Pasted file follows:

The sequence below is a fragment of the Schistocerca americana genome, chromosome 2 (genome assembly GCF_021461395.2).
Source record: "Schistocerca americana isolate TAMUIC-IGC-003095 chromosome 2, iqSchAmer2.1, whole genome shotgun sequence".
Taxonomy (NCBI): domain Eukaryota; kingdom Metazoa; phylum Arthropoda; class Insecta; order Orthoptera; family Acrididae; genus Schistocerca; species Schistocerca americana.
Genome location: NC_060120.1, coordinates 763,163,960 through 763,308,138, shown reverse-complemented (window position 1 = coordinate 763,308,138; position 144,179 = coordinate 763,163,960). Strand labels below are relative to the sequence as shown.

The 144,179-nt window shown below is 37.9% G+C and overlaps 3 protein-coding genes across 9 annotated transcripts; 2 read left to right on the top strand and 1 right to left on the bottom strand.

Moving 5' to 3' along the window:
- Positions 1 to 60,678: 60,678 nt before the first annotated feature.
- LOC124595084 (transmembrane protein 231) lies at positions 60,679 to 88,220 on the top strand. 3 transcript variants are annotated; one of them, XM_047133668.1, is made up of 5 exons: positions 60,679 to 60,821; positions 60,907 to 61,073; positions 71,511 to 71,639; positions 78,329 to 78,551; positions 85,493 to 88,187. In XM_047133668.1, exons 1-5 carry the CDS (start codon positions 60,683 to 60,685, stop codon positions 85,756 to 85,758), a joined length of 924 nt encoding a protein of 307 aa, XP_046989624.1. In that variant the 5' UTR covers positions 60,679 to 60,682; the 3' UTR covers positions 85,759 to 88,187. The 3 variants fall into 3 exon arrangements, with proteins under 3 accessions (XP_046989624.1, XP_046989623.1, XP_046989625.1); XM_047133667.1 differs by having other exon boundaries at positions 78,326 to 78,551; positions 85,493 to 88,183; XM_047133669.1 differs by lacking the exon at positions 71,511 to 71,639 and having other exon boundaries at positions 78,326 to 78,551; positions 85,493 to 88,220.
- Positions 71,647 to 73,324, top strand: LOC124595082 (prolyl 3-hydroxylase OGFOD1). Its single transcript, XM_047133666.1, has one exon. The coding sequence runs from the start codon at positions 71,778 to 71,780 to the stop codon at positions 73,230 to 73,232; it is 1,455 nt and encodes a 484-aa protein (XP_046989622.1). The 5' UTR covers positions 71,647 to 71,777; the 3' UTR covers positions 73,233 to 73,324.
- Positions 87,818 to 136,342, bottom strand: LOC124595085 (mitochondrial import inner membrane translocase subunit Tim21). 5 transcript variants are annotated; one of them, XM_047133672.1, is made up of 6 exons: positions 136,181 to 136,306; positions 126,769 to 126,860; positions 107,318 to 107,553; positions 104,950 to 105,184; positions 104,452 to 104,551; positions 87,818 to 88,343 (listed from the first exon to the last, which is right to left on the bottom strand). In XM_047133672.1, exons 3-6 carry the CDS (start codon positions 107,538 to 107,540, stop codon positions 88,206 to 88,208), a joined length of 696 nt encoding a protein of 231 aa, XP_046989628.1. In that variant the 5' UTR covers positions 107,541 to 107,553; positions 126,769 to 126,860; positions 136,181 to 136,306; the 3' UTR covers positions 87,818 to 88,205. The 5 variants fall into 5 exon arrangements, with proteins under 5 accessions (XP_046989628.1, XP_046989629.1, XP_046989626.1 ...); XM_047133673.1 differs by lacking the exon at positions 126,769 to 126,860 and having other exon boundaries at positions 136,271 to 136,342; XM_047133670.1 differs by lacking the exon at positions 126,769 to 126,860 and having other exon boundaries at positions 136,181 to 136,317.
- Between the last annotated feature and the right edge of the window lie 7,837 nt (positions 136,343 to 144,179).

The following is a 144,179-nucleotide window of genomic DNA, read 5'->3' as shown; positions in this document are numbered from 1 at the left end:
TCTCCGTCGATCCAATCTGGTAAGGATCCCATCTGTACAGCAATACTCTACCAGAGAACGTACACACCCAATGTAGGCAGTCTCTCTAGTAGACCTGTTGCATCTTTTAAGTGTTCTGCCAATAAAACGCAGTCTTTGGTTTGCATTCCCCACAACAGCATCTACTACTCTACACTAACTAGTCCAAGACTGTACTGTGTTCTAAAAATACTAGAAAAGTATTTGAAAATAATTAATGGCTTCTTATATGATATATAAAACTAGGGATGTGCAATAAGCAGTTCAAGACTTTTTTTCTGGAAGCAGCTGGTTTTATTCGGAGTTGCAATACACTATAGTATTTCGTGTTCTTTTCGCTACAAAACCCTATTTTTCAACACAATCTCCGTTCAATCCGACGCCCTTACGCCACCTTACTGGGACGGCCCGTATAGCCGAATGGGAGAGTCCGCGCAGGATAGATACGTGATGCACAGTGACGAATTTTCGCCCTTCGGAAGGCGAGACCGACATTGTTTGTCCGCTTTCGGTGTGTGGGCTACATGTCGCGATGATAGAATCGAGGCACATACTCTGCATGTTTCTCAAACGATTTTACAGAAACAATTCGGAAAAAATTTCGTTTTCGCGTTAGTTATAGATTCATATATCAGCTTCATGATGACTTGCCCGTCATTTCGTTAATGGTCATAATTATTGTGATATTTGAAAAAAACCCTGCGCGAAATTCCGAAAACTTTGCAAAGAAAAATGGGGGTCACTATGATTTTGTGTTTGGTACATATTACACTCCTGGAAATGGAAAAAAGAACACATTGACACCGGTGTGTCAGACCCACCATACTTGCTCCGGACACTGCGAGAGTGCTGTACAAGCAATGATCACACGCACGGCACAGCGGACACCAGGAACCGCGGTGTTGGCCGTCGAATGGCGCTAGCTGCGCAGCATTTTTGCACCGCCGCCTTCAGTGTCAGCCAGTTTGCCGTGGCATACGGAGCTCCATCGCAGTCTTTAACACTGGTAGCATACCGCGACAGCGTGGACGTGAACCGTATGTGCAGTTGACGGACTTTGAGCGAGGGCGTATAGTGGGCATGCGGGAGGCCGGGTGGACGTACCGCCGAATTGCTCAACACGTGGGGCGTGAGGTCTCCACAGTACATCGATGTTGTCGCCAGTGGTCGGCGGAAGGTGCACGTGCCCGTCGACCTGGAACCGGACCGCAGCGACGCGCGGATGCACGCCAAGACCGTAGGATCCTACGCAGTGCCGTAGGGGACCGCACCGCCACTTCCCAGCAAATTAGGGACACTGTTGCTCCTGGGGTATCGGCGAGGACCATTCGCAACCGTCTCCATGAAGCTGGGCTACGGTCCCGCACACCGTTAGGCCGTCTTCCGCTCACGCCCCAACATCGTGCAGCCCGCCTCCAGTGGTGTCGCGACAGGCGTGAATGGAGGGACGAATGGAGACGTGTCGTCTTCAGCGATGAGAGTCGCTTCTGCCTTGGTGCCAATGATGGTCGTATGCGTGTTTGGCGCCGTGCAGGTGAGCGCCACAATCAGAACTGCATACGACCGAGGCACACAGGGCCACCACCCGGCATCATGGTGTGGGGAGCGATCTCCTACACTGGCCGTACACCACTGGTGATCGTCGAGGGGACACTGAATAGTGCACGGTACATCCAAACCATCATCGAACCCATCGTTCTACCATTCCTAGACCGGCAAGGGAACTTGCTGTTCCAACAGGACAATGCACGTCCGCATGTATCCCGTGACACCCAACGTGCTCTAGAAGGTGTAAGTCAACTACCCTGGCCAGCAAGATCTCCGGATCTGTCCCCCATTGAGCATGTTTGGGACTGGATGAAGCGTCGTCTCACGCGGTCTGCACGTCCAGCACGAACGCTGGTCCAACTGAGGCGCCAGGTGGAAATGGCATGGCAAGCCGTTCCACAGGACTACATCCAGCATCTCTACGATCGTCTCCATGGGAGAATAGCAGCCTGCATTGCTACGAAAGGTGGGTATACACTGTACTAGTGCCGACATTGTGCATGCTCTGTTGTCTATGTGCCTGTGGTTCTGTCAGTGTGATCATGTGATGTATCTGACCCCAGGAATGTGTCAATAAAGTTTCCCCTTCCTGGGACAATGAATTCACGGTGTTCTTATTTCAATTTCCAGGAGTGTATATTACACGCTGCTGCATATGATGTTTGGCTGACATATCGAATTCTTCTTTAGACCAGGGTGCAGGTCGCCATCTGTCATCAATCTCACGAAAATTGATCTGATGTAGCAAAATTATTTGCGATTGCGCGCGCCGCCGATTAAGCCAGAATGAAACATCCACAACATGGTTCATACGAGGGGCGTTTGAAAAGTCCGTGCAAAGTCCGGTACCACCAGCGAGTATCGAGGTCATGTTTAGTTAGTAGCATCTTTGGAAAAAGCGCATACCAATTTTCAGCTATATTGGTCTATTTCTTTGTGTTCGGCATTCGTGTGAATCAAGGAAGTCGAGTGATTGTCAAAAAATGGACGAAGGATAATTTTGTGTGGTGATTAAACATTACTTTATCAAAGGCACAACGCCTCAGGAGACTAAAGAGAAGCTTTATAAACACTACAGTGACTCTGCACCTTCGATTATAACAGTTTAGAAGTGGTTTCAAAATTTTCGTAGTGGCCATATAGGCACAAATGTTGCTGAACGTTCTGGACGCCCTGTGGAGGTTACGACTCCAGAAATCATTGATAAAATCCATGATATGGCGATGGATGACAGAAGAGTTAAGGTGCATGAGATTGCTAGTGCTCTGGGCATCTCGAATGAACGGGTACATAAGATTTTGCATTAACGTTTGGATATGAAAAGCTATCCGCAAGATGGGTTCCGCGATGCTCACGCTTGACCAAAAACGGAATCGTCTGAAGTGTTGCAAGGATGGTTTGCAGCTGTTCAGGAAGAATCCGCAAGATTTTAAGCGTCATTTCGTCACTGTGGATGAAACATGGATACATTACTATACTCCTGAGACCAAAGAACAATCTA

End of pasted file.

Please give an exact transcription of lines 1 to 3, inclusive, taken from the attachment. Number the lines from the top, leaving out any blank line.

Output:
The sequence below is a fragment of the Schistocerca americana genome, chromosome 2 (genome assembly GCF_021461395.2).
Source record: "Schistocerca americana isolate TAMUIC-IGC-003095 chromosome 2, iqSchAmer2.1, whole genome shotgun sequence".
Taxonomy (NCBI): domain Eukaryota; kingdom Metazoa; phylum Arthropoda; class Insecta; order Orthoptera; family Acrididae; genus Schistocerca; species Schistocerca americana.